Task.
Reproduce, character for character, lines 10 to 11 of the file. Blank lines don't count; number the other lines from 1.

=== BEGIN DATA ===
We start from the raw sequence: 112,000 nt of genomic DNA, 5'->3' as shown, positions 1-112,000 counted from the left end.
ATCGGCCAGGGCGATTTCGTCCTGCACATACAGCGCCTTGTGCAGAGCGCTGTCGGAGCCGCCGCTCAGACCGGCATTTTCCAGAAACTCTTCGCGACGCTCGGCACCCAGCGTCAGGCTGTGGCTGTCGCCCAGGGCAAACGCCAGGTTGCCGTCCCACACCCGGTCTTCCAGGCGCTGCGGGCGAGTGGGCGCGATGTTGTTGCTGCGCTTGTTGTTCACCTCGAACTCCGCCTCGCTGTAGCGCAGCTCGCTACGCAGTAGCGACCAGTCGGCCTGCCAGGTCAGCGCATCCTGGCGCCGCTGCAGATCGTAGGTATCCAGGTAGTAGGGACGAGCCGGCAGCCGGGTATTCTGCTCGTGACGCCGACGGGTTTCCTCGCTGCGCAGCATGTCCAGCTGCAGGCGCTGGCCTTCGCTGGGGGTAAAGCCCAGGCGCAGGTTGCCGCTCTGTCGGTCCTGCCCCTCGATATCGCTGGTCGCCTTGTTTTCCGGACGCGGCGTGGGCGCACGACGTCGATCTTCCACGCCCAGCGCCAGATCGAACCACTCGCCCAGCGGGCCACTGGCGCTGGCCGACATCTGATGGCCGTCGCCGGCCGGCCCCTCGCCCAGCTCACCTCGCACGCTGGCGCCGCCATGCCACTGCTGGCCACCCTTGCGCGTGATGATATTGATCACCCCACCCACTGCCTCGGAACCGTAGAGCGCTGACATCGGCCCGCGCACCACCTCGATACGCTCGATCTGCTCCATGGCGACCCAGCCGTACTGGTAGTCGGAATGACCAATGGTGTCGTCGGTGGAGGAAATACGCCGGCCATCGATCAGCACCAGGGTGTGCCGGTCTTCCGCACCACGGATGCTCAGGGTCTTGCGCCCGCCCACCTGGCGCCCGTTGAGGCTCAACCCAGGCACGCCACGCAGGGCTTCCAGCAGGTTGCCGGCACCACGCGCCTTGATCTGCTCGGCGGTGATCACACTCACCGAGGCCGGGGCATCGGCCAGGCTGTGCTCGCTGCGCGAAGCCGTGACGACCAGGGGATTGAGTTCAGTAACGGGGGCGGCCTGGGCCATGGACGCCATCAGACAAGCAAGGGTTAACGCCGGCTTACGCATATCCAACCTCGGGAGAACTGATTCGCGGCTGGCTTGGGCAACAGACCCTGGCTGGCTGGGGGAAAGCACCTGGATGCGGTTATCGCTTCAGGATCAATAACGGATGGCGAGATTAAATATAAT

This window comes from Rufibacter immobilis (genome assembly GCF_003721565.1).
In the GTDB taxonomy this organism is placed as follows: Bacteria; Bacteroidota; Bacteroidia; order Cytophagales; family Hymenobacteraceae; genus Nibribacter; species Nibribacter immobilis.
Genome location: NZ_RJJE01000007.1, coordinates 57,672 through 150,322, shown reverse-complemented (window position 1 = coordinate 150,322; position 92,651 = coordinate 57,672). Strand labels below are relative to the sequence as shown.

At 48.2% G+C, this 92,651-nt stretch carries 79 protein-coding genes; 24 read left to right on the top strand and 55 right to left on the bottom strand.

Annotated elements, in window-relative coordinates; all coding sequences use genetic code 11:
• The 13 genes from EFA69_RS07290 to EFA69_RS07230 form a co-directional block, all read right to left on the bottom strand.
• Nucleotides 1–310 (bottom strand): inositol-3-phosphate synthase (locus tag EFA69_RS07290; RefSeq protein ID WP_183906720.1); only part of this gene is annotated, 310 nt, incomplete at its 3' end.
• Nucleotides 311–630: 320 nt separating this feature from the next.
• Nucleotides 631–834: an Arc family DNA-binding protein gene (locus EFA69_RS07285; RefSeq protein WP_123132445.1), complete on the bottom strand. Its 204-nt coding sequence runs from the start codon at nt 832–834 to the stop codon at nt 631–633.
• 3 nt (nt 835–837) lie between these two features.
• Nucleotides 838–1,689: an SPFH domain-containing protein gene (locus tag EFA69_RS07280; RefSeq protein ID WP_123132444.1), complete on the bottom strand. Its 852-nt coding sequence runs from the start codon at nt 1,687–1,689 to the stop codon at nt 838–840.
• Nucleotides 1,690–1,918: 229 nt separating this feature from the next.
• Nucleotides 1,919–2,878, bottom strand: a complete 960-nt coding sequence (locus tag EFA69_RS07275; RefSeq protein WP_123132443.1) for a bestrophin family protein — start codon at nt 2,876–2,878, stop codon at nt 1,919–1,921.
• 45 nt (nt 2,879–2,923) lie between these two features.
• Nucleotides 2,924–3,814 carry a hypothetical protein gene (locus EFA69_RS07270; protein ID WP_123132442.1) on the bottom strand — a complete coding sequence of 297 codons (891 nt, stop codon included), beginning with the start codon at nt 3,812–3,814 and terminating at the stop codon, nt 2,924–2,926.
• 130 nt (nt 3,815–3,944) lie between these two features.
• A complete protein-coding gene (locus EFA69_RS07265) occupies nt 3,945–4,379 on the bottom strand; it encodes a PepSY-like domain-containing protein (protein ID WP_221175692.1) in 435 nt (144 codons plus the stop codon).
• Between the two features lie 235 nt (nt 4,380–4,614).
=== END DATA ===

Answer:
• Nucleotides 311–630: 320 nt separating this feature from the next.
• Nucleotides 631–834: an Arc family DNA-binding protein gene (locus EFA69_RS07285; RefSeq protein WP_123132445.1), complete on the bottom strand. Its 204-nt coding sequence runs from the start codon at nt 832–834 to the stop codon at nt 631–633.